Question: All right, I'm going to go in a different direction. You know, following up on [inaudible] question and also referring back to Commissioner Shea’s comments on NY1 last week when he said the cost of all these additional cops in the subway would come from overtime. You know, at the time, Commissioner Shea also said he was sort of pleased that people were now calling for more cops in the subway, compared to back in June when there were so many calls, obviously, to cut the NYPD budget, etcetera. So, let me ask you, because you're a man who champions his progressive beliefs, but you're also about to spend tens of millions of dollars on additional policing. Do you share Commissioner Shea’s, sort of, I told you so sense when he was talking about reallocating the NYPD’s massive budgets, or do you favor reallocating that to other agencies that deal with the roots of these social problems?
Mayor: I don't think it's neither-or. It’s a very – Gersh, you're asking a very important and sincere question, but I don't think it's neither-or. And I wouldn't characterize what the Commissioner said the way you did. I think he was acknowledging something, but I don't consider that – I don't think it was the spirit you’re hearing or saying. The bottom line is, and I've learned this from decades of working with people in communities all over the city, including my own experience as a Council Member, working on, you know, block by block with people in my community. I think folks want to know there's consistent police presence and it's fair, and just, and non-discriminatory – that is the balance point. That's what neighborhood policing has been consistently moving toward, a relationship between police and community, literally community residents and police officers on a first-name basis with each other. More and more of our officers, as you know, are reflective of this city, that's the direction we need to go in, going forward. But, right now, the size of the police force is allowing us to make sure we can provide police presence in the many ways people do want, including on the subways. I can't tell you how many people have said to me, I'm reassured when I see an officer on the subway. And that's our job to do that for people, but to continue to make it as fair as possible to make it non-discriminatory, non-biased, inclusive, representative. And when something doesn't need to be done by police officers, move it, which is why we're doing crisis calls now. When folks have a mental health challenge and there's no indication of violence involved, we don't want to see that handled by NYPD, going forward. We want that to be done by paramedics, by social workers, and mental health professionals. That's the direction we're going in and you're going to see more like that. So, I think there's a way to strike that balance properly. But I listen to people, every-day people, working people in communities all over the city, they want us to strike that balance. They need us to for their safety and for the respect they deserve.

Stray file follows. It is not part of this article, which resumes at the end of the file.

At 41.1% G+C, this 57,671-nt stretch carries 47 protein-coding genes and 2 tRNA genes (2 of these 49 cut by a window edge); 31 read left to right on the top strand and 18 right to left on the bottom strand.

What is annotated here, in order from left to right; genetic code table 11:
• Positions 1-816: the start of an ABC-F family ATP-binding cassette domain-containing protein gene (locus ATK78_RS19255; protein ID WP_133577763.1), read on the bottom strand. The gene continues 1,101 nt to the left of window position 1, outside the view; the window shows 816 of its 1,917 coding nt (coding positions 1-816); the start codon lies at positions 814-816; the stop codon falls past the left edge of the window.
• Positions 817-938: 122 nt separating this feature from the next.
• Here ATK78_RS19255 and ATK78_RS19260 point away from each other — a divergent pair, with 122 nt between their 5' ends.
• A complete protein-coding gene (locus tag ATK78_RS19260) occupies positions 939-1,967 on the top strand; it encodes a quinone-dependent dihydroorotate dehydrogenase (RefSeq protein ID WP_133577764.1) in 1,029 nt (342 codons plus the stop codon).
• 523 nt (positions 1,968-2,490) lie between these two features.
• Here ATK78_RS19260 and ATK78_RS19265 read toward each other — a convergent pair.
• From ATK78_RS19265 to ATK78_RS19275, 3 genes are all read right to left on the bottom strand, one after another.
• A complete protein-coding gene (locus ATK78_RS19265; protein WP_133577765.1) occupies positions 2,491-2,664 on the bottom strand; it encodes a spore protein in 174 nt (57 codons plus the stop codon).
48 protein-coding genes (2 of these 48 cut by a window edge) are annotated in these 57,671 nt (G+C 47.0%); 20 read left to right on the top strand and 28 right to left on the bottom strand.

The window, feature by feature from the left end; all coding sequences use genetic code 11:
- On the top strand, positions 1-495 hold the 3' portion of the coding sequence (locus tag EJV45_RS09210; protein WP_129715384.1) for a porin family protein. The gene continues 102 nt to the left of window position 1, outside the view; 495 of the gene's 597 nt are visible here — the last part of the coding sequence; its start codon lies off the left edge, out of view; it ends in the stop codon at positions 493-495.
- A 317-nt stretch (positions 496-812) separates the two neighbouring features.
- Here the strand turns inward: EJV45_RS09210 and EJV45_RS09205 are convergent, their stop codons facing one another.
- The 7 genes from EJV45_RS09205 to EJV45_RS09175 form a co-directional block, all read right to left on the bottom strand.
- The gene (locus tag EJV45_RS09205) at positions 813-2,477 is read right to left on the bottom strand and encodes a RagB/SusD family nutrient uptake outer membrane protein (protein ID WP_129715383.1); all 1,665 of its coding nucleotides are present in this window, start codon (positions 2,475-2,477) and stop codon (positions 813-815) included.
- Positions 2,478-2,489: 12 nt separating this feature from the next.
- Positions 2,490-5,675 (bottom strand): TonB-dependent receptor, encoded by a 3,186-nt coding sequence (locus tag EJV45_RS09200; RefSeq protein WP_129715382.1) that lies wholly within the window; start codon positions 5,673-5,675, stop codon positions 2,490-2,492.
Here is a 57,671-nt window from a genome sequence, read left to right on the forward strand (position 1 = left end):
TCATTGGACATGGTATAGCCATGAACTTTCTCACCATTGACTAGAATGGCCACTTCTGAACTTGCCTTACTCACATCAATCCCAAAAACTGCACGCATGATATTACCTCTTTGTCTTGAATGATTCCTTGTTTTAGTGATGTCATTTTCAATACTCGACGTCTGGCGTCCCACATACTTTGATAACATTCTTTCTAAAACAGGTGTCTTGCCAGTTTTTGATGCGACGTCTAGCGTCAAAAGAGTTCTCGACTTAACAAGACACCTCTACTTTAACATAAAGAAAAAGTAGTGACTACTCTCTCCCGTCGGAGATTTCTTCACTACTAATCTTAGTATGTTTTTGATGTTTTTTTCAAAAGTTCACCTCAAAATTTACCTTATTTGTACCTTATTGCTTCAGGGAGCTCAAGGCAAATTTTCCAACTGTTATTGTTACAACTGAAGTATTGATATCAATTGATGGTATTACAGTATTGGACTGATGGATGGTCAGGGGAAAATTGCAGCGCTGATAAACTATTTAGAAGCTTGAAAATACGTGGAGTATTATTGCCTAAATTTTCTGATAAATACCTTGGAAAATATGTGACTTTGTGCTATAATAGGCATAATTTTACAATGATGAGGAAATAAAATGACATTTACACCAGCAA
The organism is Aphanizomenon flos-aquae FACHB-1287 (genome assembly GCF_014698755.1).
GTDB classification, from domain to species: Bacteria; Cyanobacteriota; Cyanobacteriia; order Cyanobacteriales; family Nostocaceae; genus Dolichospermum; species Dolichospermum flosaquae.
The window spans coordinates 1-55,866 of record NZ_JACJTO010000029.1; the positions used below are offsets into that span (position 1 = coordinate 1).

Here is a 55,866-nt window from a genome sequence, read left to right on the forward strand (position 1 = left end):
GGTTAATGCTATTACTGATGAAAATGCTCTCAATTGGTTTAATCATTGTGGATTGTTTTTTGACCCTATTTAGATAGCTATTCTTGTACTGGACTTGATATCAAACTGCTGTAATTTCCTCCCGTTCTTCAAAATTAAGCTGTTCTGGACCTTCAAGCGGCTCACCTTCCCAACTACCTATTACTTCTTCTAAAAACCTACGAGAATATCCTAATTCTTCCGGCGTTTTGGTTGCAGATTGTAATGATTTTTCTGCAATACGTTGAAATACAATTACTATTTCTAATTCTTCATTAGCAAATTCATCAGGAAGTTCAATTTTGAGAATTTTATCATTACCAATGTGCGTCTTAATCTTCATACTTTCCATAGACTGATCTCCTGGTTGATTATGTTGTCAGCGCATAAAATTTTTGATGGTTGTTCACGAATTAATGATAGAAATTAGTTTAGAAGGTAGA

Okay. Everybody, as we conclude today – look, this city has an amazing ability. After this incredibly difficult year, this city has an amazing ability to come back strong. There's just no place on earth that has that get-up-off-the-mat approach like New York City. And I always say, it's not how many times you're knocked down, it’s how many times you get back up. New York City is getting back up and getting back up quickly right now. You see the life in the city. You see the energy in this city. You see people getting ready for things to reopen on a big scale. We're going to get those 5 million people vaccinated by June. Every day, we get more and more evidence, almost 2 million vaccinations already as of today. What we have now is a chance to do something historic, bring this city back strong, but also address the mistakes of the past. It's a transformative moment. They only come around once every generation or two. This is our moment. Every day I get more evidence of that. So, when we talk about a recovery for all of us, we say it, I say it, because I believe it. I believe we can do it now. I believe it's all of us, it's our time, it's our moment in history to do that, and we will. Thank you, everybody.